Gray TV in Labor Dispute with Employees of North Dakota Station

By Kevin Eck 

New_Gray_304Three former employees of Gray Television’s newly purchased Bismarck, N.D. FOX affiliate KNDX are at odds with the station group over why they are now without jobs.

The Bismarck Tribune reports, Gray says the employees’ positions were eliminated as part of the company’s planned consolidation of its newly purchased North Dakota stations. Gray recently consolidated the stations by transferring the programming of some and selling off the licenses of others.

The employees say they were fired when they asked Gray for more money.


Gray Television sent a letter to the Fox station employees on July 25, about a month after the sale closed, informing them the stations would “cease operations” and some positions would be eliminated as a result of the consolidation.

Three master control room operators said plans changed when the company learned it would not be able to move its transmission dish without reinforcing the roof of its downtown Bismarck building. They were told they would likely remain employed through the end of the year but lost their jobs anyway after trying to negotiate for higher wages.

“Gray announced several months ago that on September 15, it would be consolidating the local NBC and Fox stations into a single, more efficient operation to better serve our local viewers,” Gray said in an emailed statement. “We proceeded with that consolidation yesterday, and, as a result of the consolidation, several positions were eliminated, including those held by these three employees. We promised this summer to extend a generous severance package to all employees effected by the consolidation, and we honored that promise yesterday.”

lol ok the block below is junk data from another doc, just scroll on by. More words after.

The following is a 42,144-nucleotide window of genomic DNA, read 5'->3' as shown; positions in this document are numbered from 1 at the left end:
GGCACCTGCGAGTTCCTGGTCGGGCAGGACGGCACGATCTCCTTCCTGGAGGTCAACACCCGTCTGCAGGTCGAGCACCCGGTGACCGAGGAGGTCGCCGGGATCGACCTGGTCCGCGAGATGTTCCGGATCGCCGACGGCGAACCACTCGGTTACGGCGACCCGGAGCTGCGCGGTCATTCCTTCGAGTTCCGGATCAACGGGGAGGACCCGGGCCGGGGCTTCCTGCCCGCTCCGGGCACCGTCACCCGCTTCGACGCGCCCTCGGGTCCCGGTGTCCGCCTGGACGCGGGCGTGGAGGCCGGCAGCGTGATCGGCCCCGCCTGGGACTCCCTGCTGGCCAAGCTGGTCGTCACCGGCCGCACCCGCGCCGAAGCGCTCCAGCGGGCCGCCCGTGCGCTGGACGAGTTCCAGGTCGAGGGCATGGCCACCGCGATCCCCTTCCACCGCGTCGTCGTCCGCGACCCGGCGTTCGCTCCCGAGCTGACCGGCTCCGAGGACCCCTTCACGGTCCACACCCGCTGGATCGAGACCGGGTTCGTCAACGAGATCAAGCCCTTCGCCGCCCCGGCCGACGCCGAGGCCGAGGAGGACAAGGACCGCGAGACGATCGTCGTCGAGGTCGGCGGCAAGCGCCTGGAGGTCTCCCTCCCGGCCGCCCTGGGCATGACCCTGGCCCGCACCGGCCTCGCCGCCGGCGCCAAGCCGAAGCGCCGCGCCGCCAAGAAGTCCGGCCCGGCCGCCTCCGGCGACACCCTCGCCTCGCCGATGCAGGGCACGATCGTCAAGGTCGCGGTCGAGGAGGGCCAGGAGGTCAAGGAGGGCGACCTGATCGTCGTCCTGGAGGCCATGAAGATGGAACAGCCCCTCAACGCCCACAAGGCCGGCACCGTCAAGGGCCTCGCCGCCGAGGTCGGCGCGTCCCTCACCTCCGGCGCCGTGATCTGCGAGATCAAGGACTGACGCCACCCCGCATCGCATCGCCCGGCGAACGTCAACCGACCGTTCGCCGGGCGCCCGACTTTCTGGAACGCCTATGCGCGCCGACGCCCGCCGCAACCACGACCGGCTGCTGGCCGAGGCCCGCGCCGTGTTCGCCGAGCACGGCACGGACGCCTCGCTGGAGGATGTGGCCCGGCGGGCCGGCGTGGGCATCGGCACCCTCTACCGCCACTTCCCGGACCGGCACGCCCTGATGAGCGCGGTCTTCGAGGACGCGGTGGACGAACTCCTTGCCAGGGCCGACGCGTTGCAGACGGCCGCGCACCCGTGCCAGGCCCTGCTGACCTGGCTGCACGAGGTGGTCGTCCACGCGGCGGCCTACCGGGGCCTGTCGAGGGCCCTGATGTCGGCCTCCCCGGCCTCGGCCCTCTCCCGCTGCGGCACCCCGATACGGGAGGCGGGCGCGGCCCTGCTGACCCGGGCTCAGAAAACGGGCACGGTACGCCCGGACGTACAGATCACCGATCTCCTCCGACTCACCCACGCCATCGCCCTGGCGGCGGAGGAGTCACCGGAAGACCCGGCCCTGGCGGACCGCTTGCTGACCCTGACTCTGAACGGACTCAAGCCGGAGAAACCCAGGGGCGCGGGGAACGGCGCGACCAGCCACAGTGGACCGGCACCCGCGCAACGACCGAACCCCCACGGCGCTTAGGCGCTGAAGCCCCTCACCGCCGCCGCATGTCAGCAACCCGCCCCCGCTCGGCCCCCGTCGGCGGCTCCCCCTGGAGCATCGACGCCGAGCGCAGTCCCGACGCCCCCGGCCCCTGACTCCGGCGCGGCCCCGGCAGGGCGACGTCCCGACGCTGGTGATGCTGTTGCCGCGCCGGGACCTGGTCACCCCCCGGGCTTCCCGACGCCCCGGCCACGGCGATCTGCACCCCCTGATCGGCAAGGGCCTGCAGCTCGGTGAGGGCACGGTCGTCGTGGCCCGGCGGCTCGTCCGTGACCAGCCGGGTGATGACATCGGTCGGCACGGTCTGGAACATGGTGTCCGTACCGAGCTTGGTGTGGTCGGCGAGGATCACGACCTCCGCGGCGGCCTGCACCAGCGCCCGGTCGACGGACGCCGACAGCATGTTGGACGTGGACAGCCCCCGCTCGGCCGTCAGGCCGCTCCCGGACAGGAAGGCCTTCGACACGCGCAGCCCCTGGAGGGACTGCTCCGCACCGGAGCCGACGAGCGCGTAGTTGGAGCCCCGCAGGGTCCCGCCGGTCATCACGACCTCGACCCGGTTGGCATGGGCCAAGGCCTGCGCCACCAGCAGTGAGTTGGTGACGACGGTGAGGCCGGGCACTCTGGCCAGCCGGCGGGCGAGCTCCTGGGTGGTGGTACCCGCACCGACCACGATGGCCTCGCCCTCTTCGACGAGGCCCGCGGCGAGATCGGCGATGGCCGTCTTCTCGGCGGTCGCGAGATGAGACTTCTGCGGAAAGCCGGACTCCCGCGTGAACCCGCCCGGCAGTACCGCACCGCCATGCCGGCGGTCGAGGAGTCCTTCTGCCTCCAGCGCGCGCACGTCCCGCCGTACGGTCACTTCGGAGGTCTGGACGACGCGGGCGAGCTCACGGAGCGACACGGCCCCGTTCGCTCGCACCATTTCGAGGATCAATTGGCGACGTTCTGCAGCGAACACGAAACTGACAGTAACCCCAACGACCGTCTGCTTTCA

One of the operators, Tim Cunningham, said the events played out differently.

Cunningham said he and the other two operators were called into a meeting with Gray representatives on Sept. 4, after being informed that they would “probably keep their jobs through the winter.”

At the meeting, Cunningham said, the three employees were offered a $1 per hour raise.

“We were fairly low paid over there,” he said, adding he made $10.75 per hour after six to seven years of working at the station.

Because of the increased cost of living in Bismarck-Mandan, the operators submitted an “at will” employment contract asking to negotiate new wages. Cunningham said the operators asked for wages between $18 and $20 per hour and told the company they would not return to work until negotiations took place.

After submitting their proposal, Cunningham said the operators were told it was “not going to happen” and that the meeting was over.

Later that same day, Dick Heidt, general manager for KFYR-TV and Gray, gave each of the operators a letter stating Gray “respectfully declines to recognize you as the bargaining representative for any group of employees in the absence of a valid election and to enter into your proposed agreement.”

Cunningham said he and the other operators responded in a letter citing provisions in state law stating it was the employees’ right to represent themselves and an unfair labor practice for a company to refuse to bargain collectively. On Sept. 8, the three employees protested in front of the station.

Since being terminated Monday, Cunningham said he has not yet decided whether he will sign the severance agreement offered by the company or whether he will file a complaint with the North Dakota Department of Labor and Human Rights.